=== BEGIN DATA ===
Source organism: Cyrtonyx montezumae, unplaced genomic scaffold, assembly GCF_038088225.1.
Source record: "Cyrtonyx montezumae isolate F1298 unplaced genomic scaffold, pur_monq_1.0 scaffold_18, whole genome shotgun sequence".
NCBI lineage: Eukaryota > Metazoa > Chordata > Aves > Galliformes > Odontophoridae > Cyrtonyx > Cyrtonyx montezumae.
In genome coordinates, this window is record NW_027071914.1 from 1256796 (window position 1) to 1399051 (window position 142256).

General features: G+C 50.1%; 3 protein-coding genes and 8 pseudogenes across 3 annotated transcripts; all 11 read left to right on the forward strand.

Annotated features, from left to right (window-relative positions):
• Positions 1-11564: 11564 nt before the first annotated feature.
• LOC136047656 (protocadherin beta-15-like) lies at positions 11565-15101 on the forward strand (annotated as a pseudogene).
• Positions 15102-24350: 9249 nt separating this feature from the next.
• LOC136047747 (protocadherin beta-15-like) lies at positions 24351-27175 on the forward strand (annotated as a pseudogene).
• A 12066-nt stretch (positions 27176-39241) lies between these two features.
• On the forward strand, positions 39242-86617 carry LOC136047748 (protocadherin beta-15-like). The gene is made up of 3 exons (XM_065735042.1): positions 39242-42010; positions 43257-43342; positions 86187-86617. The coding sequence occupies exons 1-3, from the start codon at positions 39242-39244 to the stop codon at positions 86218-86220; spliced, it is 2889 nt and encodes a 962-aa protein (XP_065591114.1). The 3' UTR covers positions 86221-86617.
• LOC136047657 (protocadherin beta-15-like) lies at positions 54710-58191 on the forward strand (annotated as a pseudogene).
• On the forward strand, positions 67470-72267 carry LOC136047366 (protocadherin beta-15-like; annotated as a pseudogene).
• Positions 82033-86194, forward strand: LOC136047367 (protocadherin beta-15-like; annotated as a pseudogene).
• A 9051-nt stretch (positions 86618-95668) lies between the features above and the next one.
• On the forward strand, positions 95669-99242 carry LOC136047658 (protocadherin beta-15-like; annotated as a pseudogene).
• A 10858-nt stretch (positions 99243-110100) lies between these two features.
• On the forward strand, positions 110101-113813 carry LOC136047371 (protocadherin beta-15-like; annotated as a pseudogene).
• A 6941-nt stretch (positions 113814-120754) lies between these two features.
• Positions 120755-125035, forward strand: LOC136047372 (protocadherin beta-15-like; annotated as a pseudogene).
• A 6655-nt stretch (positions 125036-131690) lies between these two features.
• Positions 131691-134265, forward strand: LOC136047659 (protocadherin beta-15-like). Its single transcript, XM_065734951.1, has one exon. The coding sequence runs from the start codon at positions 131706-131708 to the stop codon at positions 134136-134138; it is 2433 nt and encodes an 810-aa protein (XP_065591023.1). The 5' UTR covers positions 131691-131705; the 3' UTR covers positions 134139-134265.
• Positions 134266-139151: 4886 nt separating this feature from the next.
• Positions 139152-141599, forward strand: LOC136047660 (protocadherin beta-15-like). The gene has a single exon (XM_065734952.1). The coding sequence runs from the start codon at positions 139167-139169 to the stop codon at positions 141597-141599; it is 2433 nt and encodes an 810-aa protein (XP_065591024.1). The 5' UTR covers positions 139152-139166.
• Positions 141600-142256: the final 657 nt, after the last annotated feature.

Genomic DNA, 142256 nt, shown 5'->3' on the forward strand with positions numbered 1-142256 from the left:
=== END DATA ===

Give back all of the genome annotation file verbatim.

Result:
Source organism: Cyrtonyx montezumae, unplaced genomic scaffold, assembly GCF_038088225.1.
Source record: "Cyrtonyx montezumae isolate F1298 unplaced genomic scaffold, pur_monq_1.0 scaffold_18, whole genome shotgun sequence".
NCBI lineage: Eukaryota > Metazoa > Chordata > Aves > Galliformes > Odontophoridae > Cyrtonyx > Cyrtonyx montezumae.
In genome coordinates, this window is record NW_027071914.1 from 1256796 (window position 1) to 1399051 (window position 142256).

General features: G+C 50.1%; 3 protein-coding genes and 8 pseudogenes across 3 annotated transcripts; all 11 read left to right on the forward strand.

Annotated features, from left to right (window-relative positions):
• Positions 1-11564: 11564 nt before the first annotated feature.
• LOC136047656 (protocadherin beta-15-like) lies at positions 11565-15101 on the forward strand (annotated as a pseudogene).
• Positions 15102-24350: 9249 nt separating this feature from the next.
• LOC136047747 (protocadherin beta-15-like) lies at positions 24351-27175 on the forward strand (annotated as a pseudogene).
• A 12066-nt stretch (positions 27176-39241) lies between these two features.
• On the forward strand, positions 39242-86617 carry LOC136047748 (protocadherin beta-15-like). The gene is made up of 3 exons (XM_065735042.1): positions 39242-42010; positions 43257-43342; positions 86187-86617. The coding sequence occupies exons 1-3, from the start codon at positions 39242-39244 to the stop codon at positions 86218-86220; spliced, it is 2889 nt and encodes a 962-aa protein (XP_065591114.1). The 3' UTR covers positions 86221-86617.
• LOC136047657 (protocadherin beta-15-like) lies at positions 54710-58191 on the forward strand (annotated as a pseudogene).
• On the forward strand, positions 67470-72267 carry LOC136047366 (protocadherin beta-15-like; annotated as a pseudogene).
• Positions 82033-86194, forward strand: LOC136047367 (protocadherin beta-15-like; annotated as a pseudogene).
• A 9051-nt stretch (positions 86618-95668) lies between the features above and the next one.
• On the forward strand, positions 95669-99242 carry LOC136047658 (protocadherin beta-15-like; annotated as a pseudogene).
• A 10858-nt stretch (positions 99243-110100) lies between these two features.
• On the forward strand, positions 110101-113813 carry LOC136047371 (protocadherin beta-15-like; annotated as a pseudogene).
• A 6941-nt stretch (positions 113814-120754) lies between these two features.
• Positions 120755-125035, forward strand: LOC136047372 (protocadherin beta-15-like; annotated as a pseudogene).
• A 6655-nt stretch (positions 125036-131690) lies between these two features.
• Positions 131691-134265, forward strand: LOC136047659 (protocadherin beta-15-like). Its single transcript, XM_065734951.1, has one exon. The coding sequence runs from the start codon at positions 131706-131708 to the stop codon at positions 134136-134138; it is 2433 nt and encodes an 810-aa protein (XP_065591023.1). The 5' UTR covers positions 131691-131705; the 3' UTR covers positions 134139-134265.
• Positions 134266-139151: 4886 nt separating this feature from the next.
• Positions 139152-141599, forward strand: LOC136047660 (protocadherin beta-15-like). The gene has a single exon (XM_065734952.1). The coding sequence runs from the start codon at positions 139167-139169 to the stop codon at positions 141597-141599; it is 2433 nt and encodes an 810-aa protein (XP_065591024.1). The 5' UTR covers positions 139152-139166.
• Positions 141600-142256: the final 657 nt, after the last annotated feature.

Genomic DNA, 142256 nt, shown 5'->3' on the forward strand with positions numbered 1-142256 from the left: